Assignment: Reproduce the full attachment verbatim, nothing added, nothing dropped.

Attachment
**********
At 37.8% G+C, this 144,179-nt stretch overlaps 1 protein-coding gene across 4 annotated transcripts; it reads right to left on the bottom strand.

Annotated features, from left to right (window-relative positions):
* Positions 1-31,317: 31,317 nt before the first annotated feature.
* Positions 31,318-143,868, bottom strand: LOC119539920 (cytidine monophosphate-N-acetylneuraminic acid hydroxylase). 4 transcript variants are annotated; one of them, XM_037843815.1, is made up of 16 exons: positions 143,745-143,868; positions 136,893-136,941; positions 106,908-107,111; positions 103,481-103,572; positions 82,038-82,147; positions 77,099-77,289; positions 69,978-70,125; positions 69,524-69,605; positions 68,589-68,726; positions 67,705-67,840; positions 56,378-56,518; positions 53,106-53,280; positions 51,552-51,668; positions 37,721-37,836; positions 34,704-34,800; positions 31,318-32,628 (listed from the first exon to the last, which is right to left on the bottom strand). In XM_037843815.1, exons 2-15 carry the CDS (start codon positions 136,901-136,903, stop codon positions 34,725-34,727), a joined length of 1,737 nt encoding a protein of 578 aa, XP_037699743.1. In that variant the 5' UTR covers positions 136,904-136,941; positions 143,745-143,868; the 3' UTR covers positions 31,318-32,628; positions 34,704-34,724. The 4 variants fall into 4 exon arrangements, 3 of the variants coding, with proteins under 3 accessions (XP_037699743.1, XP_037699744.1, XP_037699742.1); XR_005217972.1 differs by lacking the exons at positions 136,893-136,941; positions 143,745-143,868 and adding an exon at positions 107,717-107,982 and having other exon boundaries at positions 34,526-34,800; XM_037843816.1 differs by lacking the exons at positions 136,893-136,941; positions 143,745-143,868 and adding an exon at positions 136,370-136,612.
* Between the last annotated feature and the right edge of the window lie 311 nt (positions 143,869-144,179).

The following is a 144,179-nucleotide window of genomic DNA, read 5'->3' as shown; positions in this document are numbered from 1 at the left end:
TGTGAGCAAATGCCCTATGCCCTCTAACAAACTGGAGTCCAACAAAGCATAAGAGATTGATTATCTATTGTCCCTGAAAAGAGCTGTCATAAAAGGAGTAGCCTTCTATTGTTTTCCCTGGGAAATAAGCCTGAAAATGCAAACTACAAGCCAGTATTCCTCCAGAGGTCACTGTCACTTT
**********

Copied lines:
At 37.8% G+C, this 144,179-nt stretch overlaps 1 protein-coding gene across 4 annotated transcripts; it reads right to left on the bottom strand.

Annotated features, from left to right (window-relative positions):
* Positions 1-31,317: 31,317 nt before the first annotated feature.
* Positions 31,318-143,868, bottom strand: LOC119539920 (cytidine monophosphate-N-acetylneuraminic acid hydroxylase). 4 transcript variants are annotated; one of them, XM_037843815.1, is made up of 16 exons: positions 143,745-143,868; positions 136,893-136,941; positions 106,908-107,111; positions 103,481-103,572; positions 82,038-82,147; positions 77,099-77,289; positions 69,978-70,125; positions 69,524-69,605; positions 68,589-68,726; positions 67,705-67,840; positions 56,378-56,518; positions 53,106-53,280; positions 51,552-51,668; positions 37,721-37,836; positions 34,704-34,800; positions 31,318-32,628 (listed from the first exon to the last, which is right to left on the bottom strand). In XM_037843815.1, exons 2-15 carry the CDS (start codon positions 136,901-136,903, stop codon positions 34,725-34,727), a joined length of 1,737 nt encoding a protein of 578 aa, XP_037699743.1. In that variant the 5' UTR covers positions 136,904-136,941; positions 143,745-143,868; the 3' UTR covers positions 31,318-32,628; positions 34,704-34,724. The 4 variants fall into 4 exon arrangements, 3 of the variants coding, with proteins under 3 accessions (XP_037699743.1, XP_037699744.1, XP_037699742.1); XR_005217972.1 differs by lacking the exons at positions 136,893-136,941; positions 143,745-143,868 and adding an exon at positions 107,717-107,982 and having other exon boundaries at positions 34,526-34,800; XM_037843816.1 differs by lacking the exons at positions 136,893-136,941; positions 143,745-143,868 and adding an exon at positions 136,370-136,612.
* Between the last annotated feature and the right edge of the window lie 311 nt (positions 143,869-144,179).

The following is a 144,179-nucleotide window of genomic DNA, read 5'->3' as shown; positions in this document are numbered from 1 at the left end:
TGTGAGCAAATGCCCTATGCCCTCTAACAAACTGGAGTCCAACAAAGCATAAGAGATTGATTATCTATTGTCCCTGAAAAGAGCTGTCATAAAAGGAGTAGCCTTCTATTGTTTTCCCTGGGAAATAAGCCTGAAAATGCAAACTACAAGCCAGTATTCCTCCAGAGGTCACTGTCACTTT